In the mid-1810s, at the same time as Governor Lachlan Macquarie was waging war on the Aboriginal people of south-western Sydney, he tried to encourage Aboriginal people along the coast to adopt a more settled existence.
In 1815, Macquarie established a farm and village at Middle Head on the north side of the harbour to encourage Bungaree’s group to become settled fisher-farmers. Five years later Macquarie decided to establish a similar village for several dozen Aboriginal people of the ‘Sydney tribe’ at Elizabeth Bay / Gurrajin, which became known as Elizabeth Town. Some writers at the time conflated the Elizabeth Town and Middle Head settlements, but they were two distinct places for two different groups of people.
Aboriginal people were already living at Elizabeth Bay / Gurrajin before Macquarie established the village. Writers at the time acknowledged that it was ‘a place much frequented and delighted in by the Sydney blacks, to a family of whom indeed it belonged’, as a number of historically documented burials in the area also shows. The Aboriginal people using the Gurrajin area were probably part of the same group that were known to frequent the nearby Woolloomooloo area in the early 19th century.
The area used for the Elizabeth Town settlement was said to have been granted to a convict named Patrick Welsh years before in 1809, who had apparently lived there until selling the land to Assistant Commissary, Frederick Drennan, in 1819. Drennan later claimed that Macquarie had unfairly appropriated the land to establish the Elizabeth Town Aboriginal village, though his claim lacked proof of Welsh’s original ownership, and was also made in the midst of a dispute with the colonial administration over fraud charges that had seen Drennan lose his job. At any rate, the claim was never accepted and did not impact the use of the area by Aboriginal people.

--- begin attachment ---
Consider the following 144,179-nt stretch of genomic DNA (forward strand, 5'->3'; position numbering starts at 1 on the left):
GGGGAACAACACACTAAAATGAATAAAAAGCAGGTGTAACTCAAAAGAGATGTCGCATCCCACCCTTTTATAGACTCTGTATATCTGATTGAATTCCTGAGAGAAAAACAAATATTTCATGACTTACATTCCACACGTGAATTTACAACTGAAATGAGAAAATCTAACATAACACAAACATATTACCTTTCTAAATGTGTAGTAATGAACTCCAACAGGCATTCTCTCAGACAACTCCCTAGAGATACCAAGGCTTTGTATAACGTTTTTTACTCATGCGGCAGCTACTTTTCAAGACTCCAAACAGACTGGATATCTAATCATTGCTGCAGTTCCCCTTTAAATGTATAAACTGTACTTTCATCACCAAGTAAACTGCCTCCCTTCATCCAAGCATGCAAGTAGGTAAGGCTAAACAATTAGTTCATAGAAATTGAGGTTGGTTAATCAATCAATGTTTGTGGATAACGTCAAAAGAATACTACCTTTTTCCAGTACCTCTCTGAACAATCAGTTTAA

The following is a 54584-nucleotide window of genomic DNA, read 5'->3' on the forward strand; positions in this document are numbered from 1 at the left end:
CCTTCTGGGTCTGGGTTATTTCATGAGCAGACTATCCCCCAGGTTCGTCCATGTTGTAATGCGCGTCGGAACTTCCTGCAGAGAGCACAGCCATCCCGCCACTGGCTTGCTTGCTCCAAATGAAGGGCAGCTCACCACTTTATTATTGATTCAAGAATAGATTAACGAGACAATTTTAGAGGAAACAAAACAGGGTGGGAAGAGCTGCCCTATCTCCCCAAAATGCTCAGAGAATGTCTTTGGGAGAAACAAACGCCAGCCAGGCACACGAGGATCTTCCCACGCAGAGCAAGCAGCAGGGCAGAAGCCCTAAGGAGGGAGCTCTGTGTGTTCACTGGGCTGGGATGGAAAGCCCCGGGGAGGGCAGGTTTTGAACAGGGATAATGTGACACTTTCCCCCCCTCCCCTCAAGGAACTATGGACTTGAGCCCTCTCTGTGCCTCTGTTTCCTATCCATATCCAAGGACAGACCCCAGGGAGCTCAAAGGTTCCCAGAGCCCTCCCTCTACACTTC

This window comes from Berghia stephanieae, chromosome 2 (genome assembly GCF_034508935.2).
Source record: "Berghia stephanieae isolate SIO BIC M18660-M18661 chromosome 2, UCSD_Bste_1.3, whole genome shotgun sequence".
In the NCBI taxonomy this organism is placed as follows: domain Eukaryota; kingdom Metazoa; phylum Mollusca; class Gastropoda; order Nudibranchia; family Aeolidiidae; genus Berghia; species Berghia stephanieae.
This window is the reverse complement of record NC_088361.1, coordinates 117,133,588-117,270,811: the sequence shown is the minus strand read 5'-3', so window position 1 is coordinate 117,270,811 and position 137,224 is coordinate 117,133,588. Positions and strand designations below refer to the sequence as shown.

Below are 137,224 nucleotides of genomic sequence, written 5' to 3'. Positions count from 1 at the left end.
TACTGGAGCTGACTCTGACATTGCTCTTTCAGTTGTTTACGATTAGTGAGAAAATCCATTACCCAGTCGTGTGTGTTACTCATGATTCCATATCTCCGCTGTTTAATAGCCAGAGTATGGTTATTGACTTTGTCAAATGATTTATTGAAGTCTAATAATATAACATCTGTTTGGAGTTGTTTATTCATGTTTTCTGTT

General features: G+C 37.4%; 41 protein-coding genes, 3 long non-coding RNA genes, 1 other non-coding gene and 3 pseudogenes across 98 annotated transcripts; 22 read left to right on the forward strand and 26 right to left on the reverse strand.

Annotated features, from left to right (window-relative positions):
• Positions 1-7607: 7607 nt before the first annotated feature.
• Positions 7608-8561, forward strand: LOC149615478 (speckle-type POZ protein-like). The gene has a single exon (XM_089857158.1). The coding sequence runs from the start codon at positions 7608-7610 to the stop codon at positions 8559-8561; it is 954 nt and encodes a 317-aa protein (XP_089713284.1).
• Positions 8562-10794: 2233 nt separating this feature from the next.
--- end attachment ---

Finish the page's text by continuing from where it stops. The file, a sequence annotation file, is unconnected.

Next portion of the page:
On 28 of March 1820, Macquarie and his family and ‘three boats full of the natives’ rowed to Elizabeth Bay / Gurrajin to select the location of the village. The site they chose was behind the sandy beach of the bay, in present-day Beare Park, Elizabeth Bay. As local resident Obed West later described, ‘bark huts were erected about the bay for their use, and two assigned men appointed to look after the settlement.’ Residents were also given a fishing boat and tackle and salt and casks to preserve their catch.
A number of Aboriginal people came to live there over the next few years, including well-known Sydney identities, Thomas Tamara and Mahroot. The idea of a settled farming life, however, had little appeal to Aboriginal people, who could still feed themselves by fishing in the many bays of the harbour. After Macquarie returned to England in 1822, Aboriginal people used the village less and less, and by late 1824 it had been completely abandoned.
In 1826, the land was granted to the Macleay family, who set about building Elizabeth Bay House, which still stands today. The remains of the Elizabeth Town village were located downslope from the house, near where the kitchen garden was established. There was no Aboriginal settlement at Elizabeth Bay / Gurrajin after the house was built, but Aboriginal people visited occasionally, such as in 1838 when a tribal contest between Aboriginal people from the Shoalhaven and Wollongong was held there. They also continued to live in other settlements nearby at Rushcutters Bay, Barcom Glen, Woolloomooloo and The Domain.
Visitors to Beare Park today can view historical interpretation about the Elizabeth Town Aboriginal settlement, although it is difficult to imagine what the area was like almost 200 years ago.
Hall, E S, 1828, “Mr E.S. Hall to Sir George Murray. Sydney, N.S.W. 26th November 1828”, Historical Records of Australia 14:596-598
Irish, P, Hidden In Plain View: The Aboriginal people of coastal Sydney, Sydney: NewSouth Publishing, 2017
Macquarie, L, “New South Wales The Governor’s Diary and Memorandum book Commencing on Wednesday the 1st of March 1820 and Ending on Thursday 8th of March 1821,” Vol. 13 (SLNSW A774-2 [Reel CY301]), 120[fr526]
Marriott, E W, The Memoirs of Obed West, Bowral: Barcom Press, 1988
Smith, K V, 1992, King Bungaree, a Sydney Aborigine meets the Great South Pacific Explorers, 1799-1830, Kenthurst: Kangaroo Press